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ROME - For the first time in one of the Vatican’s daily news briefings during the Oct. 6-27 Synod of Bishops on the Amazon, a dissenting voice was struck Wednesday about the idea of ordaining married men to solve priest shortages in the region.
“I don’t see celibacy as the main problem” in attracting young men to the priesthood, said Bishop Wellington Tadeu de Queiroz Vieira of Cristalândia in Brazil, emphasizing that nobody had appointed him a spokesman for the synod but nevertheless saying, “I think there are many who share my views.”
Problems - One - Lack - Consistency - Infidelity
“We’ve got other problems, and the main one that has to be addressed is our own lack of consistency, our infidelity and scandals, our lack of holiness, that sometimes represents an obstacle preventing other young people from following this path,” Queiroz said.
“We must allow people to hear the calling of Jesus, and sometimes because of our actions they’re unable to do so,” he said.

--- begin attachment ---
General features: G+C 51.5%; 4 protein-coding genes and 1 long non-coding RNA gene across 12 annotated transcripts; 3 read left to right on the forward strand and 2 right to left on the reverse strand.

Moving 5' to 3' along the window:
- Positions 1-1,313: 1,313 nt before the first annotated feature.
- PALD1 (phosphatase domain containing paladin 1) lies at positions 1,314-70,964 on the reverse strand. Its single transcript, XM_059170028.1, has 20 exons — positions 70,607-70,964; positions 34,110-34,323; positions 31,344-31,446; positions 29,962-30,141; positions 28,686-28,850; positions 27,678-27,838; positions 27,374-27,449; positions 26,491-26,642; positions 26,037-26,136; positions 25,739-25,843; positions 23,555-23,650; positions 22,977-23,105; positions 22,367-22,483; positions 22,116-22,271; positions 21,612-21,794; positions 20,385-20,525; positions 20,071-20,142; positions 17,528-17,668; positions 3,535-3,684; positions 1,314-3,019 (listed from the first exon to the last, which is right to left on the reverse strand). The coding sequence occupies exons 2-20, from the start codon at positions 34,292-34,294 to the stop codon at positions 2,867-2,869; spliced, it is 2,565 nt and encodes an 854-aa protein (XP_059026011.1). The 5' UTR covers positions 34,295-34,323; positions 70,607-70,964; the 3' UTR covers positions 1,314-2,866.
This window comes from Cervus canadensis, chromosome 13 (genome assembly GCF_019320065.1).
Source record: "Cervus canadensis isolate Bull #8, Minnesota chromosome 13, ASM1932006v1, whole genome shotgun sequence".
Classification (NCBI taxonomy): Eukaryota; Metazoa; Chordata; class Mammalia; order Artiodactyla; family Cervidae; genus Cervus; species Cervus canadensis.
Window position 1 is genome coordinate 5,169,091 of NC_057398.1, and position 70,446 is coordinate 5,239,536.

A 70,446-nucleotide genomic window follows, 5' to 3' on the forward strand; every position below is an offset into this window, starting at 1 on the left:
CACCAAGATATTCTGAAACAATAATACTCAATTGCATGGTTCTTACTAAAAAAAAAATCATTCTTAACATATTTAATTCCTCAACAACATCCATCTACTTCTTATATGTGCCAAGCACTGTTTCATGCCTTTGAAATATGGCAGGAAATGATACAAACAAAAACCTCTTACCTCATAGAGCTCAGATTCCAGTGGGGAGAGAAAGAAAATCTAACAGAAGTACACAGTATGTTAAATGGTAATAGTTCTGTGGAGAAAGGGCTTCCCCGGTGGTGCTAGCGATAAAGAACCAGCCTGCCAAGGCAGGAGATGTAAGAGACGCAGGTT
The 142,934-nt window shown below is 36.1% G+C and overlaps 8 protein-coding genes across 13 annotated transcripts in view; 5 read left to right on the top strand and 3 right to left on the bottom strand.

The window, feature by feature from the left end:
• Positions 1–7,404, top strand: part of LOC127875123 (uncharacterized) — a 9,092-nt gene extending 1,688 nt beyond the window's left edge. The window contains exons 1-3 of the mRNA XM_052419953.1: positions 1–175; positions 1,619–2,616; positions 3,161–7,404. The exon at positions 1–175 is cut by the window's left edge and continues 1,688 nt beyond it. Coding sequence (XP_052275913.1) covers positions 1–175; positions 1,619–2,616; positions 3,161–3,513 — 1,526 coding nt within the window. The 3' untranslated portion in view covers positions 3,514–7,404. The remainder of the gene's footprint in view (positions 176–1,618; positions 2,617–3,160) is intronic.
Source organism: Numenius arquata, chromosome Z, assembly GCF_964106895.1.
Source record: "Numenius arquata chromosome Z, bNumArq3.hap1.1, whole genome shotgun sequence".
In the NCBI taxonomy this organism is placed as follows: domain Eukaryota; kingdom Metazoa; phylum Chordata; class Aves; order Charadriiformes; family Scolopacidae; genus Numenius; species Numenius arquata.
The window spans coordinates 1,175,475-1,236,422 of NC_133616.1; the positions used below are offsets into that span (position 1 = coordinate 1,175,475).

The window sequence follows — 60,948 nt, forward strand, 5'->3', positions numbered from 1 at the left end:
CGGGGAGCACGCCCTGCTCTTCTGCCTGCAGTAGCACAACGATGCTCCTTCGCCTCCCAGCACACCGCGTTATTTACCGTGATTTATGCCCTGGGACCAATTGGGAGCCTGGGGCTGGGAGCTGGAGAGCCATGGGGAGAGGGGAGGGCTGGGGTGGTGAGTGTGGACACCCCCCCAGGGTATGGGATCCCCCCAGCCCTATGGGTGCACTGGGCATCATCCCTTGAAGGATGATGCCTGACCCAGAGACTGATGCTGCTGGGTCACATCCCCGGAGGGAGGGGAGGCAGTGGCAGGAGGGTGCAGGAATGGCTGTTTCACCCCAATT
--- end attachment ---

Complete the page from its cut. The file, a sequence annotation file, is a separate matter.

Life - Problem - Ministers - People - Values
“If I lead a holy life, I won’t have a problem with ordained ministers, because young people are looking for values and things they can believe in,” Queiroz said, “and I can’t believe that Jesus has lost his power of attraction.”
The Brazilian prelate also raised another dimension of the debate around priest shortages, which is imbalances in the way priests are distributed. Within countries, he said, sometimes priests don’t want to take what are usually considered hardship assignments.
Problem - Distribution - Level - Lack - Priests
“We have a problem with equal distribution at the local level,” he said. “The lack of priests could be mitigated if we did it better, but sometimes there’s not always a missionary spirit, a willingness to go to border areas and difficult areas.”
Acknowledging that the question of how to solve priest shortages and make sure people have access to the sacraments has been widely discussed in the synod, Queiroz...
(Excerpt) Read more at: Crux
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